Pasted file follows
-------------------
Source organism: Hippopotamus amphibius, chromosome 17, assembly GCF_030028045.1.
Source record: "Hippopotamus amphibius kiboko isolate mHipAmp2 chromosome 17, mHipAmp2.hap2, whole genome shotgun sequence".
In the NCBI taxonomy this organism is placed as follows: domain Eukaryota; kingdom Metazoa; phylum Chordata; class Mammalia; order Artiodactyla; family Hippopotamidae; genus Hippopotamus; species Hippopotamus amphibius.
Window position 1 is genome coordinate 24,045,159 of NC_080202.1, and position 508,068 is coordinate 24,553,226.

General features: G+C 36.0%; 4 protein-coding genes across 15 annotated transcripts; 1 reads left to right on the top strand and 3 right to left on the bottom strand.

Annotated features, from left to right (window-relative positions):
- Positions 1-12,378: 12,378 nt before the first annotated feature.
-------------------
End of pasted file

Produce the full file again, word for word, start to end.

Source organism: Hippopotamus amphibius, chromosome 17, assembly GCF_030028045.1.
Source record: "Hippopotamus amphibius kiboko isolate mHipAmp2 chromosome 17, mHipAmp2.hap2, whole genome shotgun sequence".
In the NCBI taxonomy this organism is placed as follows: domain Eukaryota; kingdom Metazoa; phylum Chordata; class Mammalia; order Artiodactyla; family Hippopotamidae; genus Hippopotamus; species Hippopotamus amphibius.
Window position 1 is genome coordinate 24,045,159 of NC_080202.1, and position 508,068 is coordinate 24,553,226.

General features: G+C 36.0%; 4 protein-coding genes across 15 annotated transcripts; 1 reads left to right on the top strand and 3 right to left on the bottom strand.

Annotated features, from left to right (window-relative positions):
- Positions 1-12,378: 12,378 nt before the first annotated feature.